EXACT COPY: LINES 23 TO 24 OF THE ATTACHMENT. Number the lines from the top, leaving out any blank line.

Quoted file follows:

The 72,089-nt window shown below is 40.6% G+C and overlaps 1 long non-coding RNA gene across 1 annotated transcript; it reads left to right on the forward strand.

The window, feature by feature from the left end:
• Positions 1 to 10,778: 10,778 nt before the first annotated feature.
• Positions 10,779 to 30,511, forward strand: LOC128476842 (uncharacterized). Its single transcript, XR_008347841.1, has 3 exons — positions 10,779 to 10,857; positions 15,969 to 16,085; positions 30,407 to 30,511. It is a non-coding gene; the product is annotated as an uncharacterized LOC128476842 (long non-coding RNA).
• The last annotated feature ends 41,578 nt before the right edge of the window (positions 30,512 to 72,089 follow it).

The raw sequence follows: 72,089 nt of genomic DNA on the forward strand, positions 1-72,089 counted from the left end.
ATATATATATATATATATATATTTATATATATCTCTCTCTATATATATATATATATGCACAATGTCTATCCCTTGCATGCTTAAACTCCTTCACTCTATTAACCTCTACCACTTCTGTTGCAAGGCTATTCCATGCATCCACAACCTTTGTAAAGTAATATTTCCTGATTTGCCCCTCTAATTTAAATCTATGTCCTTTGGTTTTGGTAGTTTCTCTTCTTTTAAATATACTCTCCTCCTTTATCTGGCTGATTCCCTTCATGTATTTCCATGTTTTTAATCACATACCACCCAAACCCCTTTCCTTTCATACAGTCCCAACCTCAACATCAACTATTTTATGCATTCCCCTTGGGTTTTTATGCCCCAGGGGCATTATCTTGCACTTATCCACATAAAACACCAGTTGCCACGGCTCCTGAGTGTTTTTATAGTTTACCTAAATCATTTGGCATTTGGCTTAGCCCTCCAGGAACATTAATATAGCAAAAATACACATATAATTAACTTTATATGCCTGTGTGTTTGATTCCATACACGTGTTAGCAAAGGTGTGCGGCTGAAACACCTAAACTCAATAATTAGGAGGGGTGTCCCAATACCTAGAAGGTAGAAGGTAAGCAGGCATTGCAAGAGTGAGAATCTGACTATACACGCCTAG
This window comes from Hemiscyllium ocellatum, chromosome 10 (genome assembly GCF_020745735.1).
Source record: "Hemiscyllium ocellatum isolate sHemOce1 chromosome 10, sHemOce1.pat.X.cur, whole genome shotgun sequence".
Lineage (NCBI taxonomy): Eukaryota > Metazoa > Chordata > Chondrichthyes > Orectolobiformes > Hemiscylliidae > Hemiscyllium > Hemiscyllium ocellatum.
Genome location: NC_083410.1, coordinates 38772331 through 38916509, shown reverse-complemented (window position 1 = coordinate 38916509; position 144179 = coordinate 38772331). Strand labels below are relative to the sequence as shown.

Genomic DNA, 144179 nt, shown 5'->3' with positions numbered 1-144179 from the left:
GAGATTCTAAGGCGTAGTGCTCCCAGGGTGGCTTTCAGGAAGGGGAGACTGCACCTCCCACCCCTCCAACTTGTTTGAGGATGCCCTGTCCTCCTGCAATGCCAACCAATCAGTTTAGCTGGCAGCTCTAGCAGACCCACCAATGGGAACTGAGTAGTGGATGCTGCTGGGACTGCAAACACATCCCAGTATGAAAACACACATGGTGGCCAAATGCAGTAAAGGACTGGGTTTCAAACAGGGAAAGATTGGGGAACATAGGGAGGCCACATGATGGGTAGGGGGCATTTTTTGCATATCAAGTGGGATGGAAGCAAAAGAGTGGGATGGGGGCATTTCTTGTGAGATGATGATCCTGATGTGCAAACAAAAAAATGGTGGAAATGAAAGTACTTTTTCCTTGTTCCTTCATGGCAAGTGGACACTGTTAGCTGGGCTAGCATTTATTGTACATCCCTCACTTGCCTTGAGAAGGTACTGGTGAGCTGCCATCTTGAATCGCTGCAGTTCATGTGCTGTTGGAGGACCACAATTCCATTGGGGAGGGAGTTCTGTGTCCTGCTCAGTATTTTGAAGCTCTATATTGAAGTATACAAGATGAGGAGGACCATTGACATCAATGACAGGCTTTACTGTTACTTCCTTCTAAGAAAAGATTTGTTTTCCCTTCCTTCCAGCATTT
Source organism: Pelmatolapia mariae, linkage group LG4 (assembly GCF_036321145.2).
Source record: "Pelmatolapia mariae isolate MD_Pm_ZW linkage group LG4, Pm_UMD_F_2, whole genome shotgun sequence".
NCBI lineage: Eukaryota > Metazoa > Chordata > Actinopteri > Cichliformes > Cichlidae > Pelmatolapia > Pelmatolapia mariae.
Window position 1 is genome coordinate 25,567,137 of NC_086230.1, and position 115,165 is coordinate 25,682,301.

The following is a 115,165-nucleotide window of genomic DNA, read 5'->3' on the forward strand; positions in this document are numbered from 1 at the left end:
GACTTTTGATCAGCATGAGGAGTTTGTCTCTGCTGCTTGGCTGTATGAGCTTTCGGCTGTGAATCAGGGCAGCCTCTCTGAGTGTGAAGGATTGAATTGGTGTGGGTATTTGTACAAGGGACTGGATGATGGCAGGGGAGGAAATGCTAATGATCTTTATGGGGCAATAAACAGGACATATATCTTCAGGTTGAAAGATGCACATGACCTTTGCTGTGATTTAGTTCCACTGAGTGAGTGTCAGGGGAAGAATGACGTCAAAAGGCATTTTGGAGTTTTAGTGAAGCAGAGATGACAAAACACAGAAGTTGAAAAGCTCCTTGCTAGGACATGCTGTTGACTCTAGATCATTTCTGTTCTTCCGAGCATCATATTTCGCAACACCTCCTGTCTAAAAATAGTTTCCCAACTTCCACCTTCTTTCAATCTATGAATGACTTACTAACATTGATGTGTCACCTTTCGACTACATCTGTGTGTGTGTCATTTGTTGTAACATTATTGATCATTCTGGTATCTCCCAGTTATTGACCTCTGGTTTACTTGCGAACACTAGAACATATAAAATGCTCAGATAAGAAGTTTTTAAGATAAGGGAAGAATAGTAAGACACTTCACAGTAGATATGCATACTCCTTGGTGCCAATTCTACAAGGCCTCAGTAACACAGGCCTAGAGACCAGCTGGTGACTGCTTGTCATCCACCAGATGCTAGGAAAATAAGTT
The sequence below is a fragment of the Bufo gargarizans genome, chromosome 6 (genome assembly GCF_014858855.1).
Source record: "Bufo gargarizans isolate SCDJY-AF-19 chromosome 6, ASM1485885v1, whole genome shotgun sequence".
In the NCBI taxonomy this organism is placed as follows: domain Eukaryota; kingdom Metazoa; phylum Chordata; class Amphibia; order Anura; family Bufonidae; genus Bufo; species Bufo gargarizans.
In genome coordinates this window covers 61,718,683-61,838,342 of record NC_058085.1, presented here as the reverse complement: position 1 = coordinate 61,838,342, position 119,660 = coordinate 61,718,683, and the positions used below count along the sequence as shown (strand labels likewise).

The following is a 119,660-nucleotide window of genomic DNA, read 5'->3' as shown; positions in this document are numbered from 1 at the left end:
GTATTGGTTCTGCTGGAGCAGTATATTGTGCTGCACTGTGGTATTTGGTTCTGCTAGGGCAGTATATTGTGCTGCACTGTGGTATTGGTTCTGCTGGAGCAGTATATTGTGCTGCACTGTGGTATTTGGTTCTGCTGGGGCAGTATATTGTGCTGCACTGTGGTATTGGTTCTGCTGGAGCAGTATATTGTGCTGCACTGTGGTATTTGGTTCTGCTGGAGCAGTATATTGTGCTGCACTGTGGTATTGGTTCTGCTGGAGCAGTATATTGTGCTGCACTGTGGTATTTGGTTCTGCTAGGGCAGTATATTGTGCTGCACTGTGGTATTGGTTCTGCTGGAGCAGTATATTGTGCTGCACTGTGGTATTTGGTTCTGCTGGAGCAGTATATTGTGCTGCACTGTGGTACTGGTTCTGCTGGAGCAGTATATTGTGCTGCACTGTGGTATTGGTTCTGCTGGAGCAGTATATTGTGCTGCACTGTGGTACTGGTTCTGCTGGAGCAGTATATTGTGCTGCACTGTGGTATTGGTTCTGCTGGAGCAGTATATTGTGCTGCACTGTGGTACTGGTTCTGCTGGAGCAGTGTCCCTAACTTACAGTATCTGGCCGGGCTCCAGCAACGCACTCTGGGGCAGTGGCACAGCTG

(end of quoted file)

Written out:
In genome coordinates this window covers 61,718,683-61,838,342 of record NC_058085.1, presented here as the reverse complement: position 1 = coordinate 61,838,342, position 119,660 = coordinate 61,718,683, and the positions used below count along the sequence as shown (strand labels likewise).

The following is a 119,660-nucleotide window of genomic DNA, read 5'->3' as shown; positions in this document are numbered from 1 at the left end: